He was concerned that the private energy sector-- particularly companies that construct and own power plants-- wouldn’t be able to compete in Nevada’s energy market.
NV Energy customers would pay for utility-owned construction of the new power plants in SB 123 via their power bills. Barclays, a global financial services provider, estimates that the cost could be in the range of $500 million and would increase share values by approximately eight cents per share by 2025.
A group led by former Attorney General Frankie Sue Del Papa also had concerns about higher costs for Nevadans and less regulation of the state’s energy monopoly.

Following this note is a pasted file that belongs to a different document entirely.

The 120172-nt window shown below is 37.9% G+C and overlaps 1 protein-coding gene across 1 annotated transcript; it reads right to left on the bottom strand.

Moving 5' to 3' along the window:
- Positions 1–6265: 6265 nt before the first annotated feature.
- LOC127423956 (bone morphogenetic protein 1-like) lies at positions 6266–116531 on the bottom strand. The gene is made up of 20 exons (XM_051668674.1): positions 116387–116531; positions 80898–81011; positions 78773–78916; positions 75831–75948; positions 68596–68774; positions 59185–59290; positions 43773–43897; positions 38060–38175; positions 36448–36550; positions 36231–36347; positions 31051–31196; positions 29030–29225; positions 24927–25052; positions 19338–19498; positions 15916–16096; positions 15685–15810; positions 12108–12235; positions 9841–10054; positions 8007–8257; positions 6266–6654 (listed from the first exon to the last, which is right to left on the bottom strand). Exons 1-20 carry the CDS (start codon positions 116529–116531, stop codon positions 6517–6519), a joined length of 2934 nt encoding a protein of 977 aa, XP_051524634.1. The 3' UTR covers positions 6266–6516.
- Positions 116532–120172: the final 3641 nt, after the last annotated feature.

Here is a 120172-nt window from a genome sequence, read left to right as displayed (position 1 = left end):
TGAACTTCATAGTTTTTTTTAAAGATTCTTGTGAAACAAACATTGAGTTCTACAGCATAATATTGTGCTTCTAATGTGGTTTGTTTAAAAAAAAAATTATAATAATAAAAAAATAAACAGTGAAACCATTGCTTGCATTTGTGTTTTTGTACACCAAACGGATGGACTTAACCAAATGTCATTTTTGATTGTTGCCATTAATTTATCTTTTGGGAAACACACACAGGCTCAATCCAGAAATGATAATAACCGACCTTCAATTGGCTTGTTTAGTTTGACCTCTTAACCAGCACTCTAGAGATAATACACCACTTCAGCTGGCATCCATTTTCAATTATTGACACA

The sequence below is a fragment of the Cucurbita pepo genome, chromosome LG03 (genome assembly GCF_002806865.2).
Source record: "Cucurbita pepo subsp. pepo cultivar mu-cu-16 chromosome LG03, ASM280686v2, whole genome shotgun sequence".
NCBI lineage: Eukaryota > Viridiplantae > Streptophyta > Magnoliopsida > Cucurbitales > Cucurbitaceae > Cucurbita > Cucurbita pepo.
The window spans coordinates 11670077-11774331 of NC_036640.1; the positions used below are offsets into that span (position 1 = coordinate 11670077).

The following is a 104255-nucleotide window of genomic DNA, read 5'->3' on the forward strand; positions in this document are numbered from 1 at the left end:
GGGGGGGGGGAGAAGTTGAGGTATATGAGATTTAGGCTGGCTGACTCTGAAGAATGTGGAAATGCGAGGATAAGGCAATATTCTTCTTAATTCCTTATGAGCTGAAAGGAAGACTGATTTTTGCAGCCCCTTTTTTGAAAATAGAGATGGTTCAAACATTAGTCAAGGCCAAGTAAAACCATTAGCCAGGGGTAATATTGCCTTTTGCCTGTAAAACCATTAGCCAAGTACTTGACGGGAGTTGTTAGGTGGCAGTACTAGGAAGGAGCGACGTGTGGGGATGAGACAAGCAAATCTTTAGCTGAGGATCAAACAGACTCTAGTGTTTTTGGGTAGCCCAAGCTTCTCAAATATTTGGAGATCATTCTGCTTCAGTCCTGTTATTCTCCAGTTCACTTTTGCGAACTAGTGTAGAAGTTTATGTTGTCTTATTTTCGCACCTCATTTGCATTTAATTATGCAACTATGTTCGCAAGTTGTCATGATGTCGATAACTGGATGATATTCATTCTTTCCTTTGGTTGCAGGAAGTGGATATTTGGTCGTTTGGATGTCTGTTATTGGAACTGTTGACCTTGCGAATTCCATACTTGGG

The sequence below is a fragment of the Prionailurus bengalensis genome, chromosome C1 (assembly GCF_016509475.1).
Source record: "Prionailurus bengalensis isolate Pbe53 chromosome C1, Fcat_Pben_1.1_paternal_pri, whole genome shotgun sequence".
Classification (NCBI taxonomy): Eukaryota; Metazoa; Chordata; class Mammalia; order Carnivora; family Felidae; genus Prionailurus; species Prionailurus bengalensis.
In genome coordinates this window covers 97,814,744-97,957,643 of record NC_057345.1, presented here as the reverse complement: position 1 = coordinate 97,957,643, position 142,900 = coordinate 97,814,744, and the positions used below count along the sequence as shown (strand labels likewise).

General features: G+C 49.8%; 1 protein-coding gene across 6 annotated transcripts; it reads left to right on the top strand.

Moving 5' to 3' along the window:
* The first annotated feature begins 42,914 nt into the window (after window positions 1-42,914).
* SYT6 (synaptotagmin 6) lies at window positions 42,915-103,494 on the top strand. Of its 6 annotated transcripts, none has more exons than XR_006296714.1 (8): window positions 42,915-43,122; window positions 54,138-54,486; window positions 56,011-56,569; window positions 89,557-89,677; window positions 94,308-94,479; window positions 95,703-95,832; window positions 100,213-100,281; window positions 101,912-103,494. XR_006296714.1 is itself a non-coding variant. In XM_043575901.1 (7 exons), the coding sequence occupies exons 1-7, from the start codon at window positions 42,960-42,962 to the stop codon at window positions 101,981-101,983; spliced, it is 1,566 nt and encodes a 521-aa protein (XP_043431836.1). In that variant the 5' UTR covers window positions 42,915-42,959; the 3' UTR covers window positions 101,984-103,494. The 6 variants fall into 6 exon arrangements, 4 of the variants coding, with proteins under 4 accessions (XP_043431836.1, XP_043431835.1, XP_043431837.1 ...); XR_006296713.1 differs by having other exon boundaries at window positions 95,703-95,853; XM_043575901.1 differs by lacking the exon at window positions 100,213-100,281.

“When we require state purchasing to go to bid to buy pencils, would we allow a multi-million power plant to be built without competitive bidding?” said Marlene Lockard, lobbyist for the Nevada Consumer Protection Alliance.
Supporters of the bill, however, far outnumber the opponents.
Until this week, though, the opponents have had little time to review the various last-minute amendments to the legislation, which were the product of private negotiations between the gaming industry, NV Energy, the governor’s office, and the Attorney General’s consumer protection bureau.
Those negotiations resulted in NV Energy asking for a third of what they’d originally proposed.
“I’ve been asked if the utility shot high in the beginning to get to some compromise,” said Sen. Kelvin Atkinson, D-North Las Vegas, the bill’s sponsor. “I won’t deny that that probably was the case.”